Cover story

toy wagon of wooden blocks

I was silently swearing as I finished up my household chores. I was running late. Today was the day when I make contact with my handler, and if I missed the exchange, lives could be lost.

I was going to the thrift store. A location that didn’t draw attention, but with an abundance of places to disguise a coded message.

They say our most vivid memories are attached to specific smells. Whenever I catch of whiff of Old Spice aftershave, I think of my granddad. It’s White Shoulder perfume for my grandma. That distinctive sweet, warm milk smell that hits you when you step inside an elementary school, will transport me back to second grade every time.

It’s the musty, dusty aroma of old attics that will forever be associated with my clandestine occupation. On the third Thursday of every month, I go to Pandora’s Treasure Chest. Ostensibly, it is to peruse through the new merchandise on display, being that Thursday is the day vendors add to their kiosk inventory.

The dealer ID numbers change monthly, but I will find my instructions waiting for me somewhere amid the jumble of garage sale rejects, closet purges and miscellaneous handcrafts. To a layperson, the message is lost. I know the secrets hidden among the mundane, to anyone else, it’s merely junk.

This week, once inside the store I am seeking a set of wooden, toy letter blocks.

Like a sliding tile puzzle, the position of the letters, the orientation of the wheeled rack holding the toys, the pictograms on seemingly random blocks… it all is a cypher for me to decode.

As I was snapping a picture of the blocks with my cell phone, Carol, the shop manager, came around the corner ready to challenge me over taking photos.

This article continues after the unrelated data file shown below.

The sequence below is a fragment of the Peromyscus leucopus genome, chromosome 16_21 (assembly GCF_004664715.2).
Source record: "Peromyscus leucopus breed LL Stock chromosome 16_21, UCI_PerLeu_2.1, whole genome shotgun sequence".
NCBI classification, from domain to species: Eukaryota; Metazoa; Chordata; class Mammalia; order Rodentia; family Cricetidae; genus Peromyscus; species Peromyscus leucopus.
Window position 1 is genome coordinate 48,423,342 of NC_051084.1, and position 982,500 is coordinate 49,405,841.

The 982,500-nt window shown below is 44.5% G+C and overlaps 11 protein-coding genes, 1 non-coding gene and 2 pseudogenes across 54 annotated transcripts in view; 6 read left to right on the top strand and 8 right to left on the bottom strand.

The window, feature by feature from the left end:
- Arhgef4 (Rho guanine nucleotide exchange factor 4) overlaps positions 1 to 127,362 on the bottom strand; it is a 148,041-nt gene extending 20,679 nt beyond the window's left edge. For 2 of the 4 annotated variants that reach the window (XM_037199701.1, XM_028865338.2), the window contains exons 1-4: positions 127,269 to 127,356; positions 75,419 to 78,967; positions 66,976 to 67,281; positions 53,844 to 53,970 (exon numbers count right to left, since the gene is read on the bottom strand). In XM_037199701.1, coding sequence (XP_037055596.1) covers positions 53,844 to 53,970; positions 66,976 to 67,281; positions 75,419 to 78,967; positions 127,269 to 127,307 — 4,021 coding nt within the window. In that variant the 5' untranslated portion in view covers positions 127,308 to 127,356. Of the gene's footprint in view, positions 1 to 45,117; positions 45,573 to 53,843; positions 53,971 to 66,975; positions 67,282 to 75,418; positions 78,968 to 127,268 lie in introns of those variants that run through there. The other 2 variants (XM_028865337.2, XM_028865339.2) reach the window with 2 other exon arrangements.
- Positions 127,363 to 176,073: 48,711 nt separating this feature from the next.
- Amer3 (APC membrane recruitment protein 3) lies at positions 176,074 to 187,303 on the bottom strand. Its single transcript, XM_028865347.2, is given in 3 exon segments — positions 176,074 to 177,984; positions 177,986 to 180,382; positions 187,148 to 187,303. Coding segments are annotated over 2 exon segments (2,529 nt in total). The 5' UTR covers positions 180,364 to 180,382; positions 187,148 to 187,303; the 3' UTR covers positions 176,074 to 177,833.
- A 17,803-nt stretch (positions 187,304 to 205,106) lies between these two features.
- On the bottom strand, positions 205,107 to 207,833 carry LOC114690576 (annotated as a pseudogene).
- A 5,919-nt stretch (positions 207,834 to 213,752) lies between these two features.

“What are you doing?” Carol had a way of asking a question with a high level of contempt.

“I found this set of blocks and thought they would make a nice gift…” I didn’t get to finish my explanation.

“For whom?” Carol clutched at the collar of her moth-eaten cardigan.

“My niece,” I said with feigned innocence. “I’m sending my brother a picture to make sure the gift is age appropriate.”

I had what I needed with the image capture, but to maintain my cover, I handed the tiny wagon of blocks to Carol, and followed her to the cash register.

Later that night, when my skeptic husband came home, he noticed the toys on the kitchen counter.

“What is it this week?” He rolled the wagon back and forth. “A plot to discredit an out-of-favor politician, a covert mission to assassinate the leader of an enemy nation? Maybe devalue the Euro?”

“You know if I tell you, I’d have to kill you,” I said, moving the blocks back to their proper spot.

“No matter,” he said, then left the room, calling over his shoulder, “just put this in the junk room with all your other stuff.”

A spy’s life is lonely, especially when your significant other believes you are only a hoarder and pathological liar. It is a good cover, though, right?

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